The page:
There’s nothing more satisfying than seeing a six year old’s eyes get wide in terror as he backs away from an oncoming Tyrannosaurus Rex. Even when that T-Rex, a juvenile, is just an incredibly lifelike puppet at the Los Angeles Museum of Natural History.

Being the home of Hollywood, it seems obvious that the LA Museum of Natural History couldn’t just have dry old dinosaur bones on display. They need something flashier, more exciting, more high tech. So they have two life-size, incredibly life-like* juvenile dinosaur puppets that walk around the museum and interact with the guests.

The two puppets are a T-Rex and a Triceratops, each of whom appears one day out of the weekend. They alternate, depending on which puppeteer is working that day, so a call ahead can help make sure that you’re seeing the right dino. Today I decided to wing it and got lucky – it was a fat bellied, protofeathered T-Rex which whom I got to have a close encounter.

Yes, protofeathered. A big part of the presentation is showing the dinos according to the modern understanding of them. The juvenile T-Rex looks more than a little like a chicken, and he’s covered in a soft, downy fur. The educators – who double as puppeteers – actually take a moment to stand the T-Rex straight up, so that he stands like the earliest depictions of the dinosaur, showing us how silly that is, then they allow him to drop to his natural predatory position.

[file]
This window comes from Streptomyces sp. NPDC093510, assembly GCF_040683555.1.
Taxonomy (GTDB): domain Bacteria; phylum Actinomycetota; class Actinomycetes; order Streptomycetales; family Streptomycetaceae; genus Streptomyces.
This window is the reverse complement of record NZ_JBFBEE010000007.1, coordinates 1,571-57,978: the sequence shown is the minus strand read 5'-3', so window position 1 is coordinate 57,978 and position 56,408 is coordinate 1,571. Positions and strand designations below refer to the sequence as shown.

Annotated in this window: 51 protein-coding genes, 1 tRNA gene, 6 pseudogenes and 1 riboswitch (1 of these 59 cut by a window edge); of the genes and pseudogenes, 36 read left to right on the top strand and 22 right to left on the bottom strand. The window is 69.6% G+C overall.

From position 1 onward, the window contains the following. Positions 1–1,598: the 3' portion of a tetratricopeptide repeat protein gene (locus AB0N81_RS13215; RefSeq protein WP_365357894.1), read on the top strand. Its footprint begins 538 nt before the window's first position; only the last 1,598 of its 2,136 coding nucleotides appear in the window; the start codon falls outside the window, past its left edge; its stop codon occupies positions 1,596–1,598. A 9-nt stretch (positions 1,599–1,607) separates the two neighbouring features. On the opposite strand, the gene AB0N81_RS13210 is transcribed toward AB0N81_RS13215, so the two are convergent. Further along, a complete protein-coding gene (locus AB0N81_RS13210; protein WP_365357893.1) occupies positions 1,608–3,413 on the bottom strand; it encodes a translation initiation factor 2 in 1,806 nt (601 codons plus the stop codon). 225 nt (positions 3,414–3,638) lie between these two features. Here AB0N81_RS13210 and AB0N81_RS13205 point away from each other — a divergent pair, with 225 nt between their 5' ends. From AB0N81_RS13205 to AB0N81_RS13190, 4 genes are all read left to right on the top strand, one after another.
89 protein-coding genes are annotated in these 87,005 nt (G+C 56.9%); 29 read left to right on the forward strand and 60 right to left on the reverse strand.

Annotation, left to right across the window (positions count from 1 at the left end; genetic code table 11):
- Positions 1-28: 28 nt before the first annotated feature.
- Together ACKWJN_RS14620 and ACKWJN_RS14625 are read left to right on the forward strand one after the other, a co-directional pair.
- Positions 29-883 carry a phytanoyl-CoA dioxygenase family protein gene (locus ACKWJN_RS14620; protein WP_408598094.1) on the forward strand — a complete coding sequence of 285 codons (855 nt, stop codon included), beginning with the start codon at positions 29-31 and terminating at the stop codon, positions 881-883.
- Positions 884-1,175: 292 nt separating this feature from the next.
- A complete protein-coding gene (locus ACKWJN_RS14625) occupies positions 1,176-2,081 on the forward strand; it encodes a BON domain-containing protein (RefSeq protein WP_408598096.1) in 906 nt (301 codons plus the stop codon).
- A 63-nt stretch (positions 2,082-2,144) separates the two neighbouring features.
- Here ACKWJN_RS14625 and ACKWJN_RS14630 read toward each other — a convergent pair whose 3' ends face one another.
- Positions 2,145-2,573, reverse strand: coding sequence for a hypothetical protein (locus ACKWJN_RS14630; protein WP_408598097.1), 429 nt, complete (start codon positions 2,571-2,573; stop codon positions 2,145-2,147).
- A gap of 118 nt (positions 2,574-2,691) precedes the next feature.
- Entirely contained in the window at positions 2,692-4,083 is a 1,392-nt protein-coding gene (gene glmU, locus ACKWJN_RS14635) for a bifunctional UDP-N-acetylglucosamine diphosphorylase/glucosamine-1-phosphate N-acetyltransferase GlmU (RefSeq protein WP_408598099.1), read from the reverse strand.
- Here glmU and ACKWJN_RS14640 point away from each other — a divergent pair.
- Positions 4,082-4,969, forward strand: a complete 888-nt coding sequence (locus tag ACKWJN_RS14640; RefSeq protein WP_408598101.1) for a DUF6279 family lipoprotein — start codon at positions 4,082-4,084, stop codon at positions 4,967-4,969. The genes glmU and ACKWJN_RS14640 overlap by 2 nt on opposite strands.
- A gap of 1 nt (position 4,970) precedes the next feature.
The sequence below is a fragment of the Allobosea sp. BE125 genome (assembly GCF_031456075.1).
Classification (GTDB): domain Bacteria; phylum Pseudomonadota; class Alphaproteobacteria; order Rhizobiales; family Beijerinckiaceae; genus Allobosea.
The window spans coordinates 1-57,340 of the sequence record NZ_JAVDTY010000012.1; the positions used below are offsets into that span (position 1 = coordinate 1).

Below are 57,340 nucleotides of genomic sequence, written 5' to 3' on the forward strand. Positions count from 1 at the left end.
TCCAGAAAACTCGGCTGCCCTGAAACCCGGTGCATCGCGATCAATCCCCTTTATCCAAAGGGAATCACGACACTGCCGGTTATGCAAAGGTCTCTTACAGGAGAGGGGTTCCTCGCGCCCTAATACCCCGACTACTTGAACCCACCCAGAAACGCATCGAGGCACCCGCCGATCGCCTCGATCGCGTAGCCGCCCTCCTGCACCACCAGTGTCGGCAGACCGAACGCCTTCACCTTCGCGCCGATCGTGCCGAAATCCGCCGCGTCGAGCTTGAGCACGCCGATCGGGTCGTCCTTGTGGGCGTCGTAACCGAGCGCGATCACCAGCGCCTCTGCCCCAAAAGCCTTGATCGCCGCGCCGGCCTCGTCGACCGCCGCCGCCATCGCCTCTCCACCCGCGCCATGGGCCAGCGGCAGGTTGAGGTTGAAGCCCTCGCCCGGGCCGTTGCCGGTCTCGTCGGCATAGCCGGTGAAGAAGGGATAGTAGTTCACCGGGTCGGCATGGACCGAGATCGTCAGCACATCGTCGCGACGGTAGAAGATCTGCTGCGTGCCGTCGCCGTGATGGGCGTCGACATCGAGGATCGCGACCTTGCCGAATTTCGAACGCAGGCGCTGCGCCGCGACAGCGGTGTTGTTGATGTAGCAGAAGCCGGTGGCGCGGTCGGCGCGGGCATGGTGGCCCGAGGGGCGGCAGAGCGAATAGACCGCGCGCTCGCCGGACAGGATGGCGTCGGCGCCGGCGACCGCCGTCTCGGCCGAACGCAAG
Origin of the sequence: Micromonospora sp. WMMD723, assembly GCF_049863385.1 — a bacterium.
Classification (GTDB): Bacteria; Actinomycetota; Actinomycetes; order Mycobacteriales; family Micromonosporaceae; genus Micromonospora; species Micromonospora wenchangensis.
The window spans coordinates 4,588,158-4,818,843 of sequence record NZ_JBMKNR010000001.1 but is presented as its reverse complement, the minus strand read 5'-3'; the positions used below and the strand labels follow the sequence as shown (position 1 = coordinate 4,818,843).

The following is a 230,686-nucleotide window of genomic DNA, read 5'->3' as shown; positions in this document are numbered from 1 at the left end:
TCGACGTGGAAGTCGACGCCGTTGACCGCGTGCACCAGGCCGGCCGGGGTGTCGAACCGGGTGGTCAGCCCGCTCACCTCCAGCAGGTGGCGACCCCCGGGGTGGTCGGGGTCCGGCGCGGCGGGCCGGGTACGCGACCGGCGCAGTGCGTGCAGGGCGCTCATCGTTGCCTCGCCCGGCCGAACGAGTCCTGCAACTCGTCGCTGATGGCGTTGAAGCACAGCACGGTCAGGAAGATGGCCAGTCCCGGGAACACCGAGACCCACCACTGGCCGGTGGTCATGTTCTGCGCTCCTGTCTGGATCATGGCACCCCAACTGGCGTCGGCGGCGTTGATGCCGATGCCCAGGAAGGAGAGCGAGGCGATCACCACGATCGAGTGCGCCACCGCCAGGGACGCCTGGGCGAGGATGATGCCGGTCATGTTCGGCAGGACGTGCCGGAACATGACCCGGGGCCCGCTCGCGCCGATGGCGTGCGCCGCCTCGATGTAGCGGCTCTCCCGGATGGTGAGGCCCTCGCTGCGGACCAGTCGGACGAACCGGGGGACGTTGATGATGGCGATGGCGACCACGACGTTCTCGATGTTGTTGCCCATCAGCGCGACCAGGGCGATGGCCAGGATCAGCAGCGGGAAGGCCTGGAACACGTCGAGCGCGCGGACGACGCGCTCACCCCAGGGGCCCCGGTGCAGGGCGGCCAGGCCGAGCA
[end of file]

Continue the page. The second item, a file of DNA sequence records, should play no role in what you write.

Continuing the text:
The T-Rex moves around the crowd, sniffing and grunting at squealing little kids. It’s kind of amazing to watch, and when the dinosaur came over to me, his eyes blinking and his nose snuffling, I had to remind myself it was just a dude named Mike inside a foam rubber suit. It looks that good.

The dinosaur encounter currently runs twice a day on weekends, but it’s so popular that they’re going to be upping it to four times a day. The dinosaur encounter itself is more than worth the $9 admission for adults, and short of the genius of John Hammond, it’s the closest you’ll get to meeting a real dinosaur.

For more info, click here to visit the museum’s page.

* T-Rex has an anus!!!!